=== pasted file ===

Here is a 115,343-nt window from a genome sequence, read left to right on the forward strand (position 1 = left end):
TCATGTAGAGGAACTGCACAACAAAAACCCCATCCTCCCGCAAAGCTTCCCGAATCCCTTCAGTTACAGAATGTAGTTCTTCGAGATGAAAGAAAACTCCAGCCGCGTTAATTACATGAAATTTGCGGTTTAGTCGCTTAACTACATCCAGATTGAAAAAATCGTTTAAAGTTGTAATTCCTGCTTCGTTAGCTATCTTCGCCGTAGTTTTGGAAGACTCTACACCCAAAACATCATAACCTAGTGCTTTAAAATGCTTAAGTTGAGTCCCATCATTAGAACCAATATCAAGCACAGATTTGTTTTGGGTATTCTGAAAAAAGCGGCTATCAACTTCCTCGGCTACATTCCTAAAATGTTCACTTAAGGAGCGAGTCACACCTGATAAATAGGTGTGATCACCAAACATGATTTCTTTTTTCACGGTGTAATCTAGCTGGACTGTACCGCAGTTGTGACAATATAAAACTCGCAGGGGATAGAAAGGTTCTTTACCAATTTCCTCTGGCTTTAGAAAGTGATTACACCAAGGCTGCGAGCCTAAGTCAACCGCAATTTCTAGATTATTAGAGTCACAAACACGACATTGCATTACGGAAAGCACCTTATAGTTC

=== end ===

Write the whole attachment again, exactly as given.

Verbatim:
Here is a 115,343-nt window from a genome sequence, read left to right on the forward strand (position 1 = left end):
TCATGTAGAGGAACTGCACAACAAAAACCCCATCCTCCCGCAAAGCTTCCCGAATCCCTTCAGTTACAGAATGTAGTTCTTCGAGATGAAAGAAAACTCCAGCCGCGTTAATTACATGAAATTTGCGGTTTAGTCGCTTAACTACATCCAGATTGAAAAAATCGTTTAAAGTTGTAATTCCTGCTTCGTTAGCTATCTTCGCCGTAGTTTTGGAAGACTCTACACCCAAAACATCATAACCTAGTGCTTTAAAATGCTTAAGTTGAGTCCCATCATTAGAACCAATATCAAGCACAGATTTGTTTTGGGTATTCTGAAAAAAGCGGCTATCAACTTCCTCGGCTACATTCCTAAAATGTTCACTTAAGGAGCGAGTCACACCTGATAAATAGGTGTGATCACCAAACATGATTTCTTTTTTCACGGTGTAATCTAGCTGGACTGTACCGCAGTTGTGACAATATAAAACTCGCAGGGGATAGAAAGGTTCTTTACCAATTTCCTCTGGCTTTAGAAAGTGATTACACCAAGGCTGCGAGCCTAAGTCAACCGCAATTTCTAGATTATTAGAGTCACAAACACGACATTGCATTACGGAAAGCACCTTATAGTTC